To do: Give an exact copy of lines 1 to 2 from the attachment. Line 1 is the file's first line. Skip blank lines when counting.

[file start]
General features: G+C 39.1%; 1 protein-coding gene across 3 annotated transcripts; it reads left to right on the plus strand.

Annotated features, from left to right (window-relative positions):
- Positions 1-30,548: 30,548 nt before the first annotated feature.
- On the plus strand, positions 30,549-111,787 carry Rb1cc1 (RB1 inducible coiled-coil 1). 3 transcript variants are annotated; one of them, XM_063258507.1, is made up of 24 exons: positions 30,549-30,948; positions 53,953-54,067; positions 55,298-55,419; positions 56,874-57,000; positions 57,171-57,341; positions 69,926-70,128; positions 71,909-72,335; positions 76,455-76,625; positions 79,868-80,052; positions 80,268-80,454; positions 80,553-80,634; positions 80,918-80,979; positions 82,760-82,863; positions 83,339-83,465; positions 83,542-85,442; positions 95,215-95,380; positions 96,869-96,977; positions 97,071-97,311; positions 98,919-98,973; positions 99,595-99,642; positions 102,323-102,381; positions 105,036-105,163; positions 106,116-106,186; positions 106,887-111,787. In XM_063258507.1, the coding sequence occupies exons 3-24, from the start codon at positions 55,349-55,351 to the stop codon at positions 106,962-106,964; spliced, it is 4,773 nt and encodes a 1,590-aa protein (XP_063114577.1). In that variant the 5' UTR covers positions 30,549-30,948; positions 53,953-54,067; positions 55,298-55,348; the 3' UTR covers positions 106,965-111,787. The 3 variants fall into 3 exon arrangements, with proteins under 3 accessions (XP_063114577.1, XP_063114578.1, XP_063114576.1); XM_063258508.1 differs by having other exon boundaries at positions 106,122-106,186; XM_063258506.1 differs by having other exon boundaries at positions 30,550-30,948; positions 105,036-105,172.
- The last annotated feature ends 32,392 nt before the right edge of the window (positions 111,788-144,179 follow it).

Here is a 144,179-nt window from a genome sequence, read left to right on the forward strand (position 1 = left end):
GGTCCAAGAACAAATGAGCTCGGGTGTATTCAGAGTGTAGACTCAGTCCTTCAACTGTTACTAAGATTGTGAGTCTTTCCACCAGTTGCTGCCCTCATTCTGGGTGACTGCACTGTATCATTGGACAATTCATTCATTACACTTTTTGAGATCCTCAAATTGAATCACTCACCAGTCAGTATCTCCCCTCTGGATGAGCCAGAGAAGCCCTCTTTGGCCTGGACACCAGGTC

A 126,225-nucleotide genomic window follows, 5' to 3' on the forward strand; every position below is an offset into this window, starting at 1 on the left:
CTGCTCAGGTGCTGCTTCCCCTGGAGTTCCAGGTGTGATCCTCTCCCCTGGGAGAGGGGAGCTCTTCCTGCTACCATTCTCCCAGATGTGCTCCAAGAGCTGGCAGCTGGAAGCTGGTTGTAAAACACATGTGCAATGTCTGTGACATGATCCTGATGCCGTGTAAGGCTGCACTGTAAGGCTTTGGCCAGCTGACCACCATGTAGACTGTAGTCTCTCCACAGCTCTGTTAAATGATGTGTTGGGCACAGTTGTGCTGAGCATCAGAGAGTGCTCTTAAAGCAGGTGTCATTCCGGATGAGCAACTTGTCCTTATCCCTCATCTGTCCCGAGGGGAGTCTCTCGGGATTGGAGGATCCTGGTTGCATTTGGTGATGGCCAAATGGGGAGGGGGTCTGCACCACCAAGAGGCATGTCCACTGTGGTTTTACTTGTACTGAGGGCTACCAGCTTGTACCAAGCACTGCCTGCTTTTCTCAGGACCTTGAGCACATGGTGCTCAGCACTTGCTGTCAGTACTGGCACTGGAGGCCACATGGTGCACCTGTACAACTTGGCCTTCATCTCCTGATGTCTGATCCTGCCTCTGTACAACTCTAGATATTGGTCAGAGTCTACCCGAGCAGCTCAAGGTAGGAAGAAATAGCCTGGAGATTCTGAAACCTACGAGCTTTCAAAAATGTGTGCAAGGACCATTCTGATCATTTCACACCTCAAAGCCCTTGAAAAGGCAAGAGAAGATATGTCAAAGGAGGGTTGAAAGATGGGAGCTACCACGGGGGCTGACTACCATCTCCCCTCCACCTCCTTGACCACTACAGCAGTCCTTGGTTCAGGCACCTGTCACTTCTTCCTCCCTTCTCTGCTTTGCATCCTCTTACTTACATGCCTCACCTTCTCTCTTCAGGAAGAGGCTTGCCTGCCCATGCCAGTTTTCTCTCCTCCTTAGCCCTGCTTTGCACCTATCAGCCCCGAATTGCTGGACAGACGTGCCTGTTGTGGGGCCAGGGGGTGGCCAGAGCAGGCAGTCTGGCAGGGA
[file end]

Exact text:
General features: G+C 39.1%; 1 protein-coding gene across 3 annotated transcripts; it reads left to right on the plus strand.

Annotated features, from left to right (window-relative positions):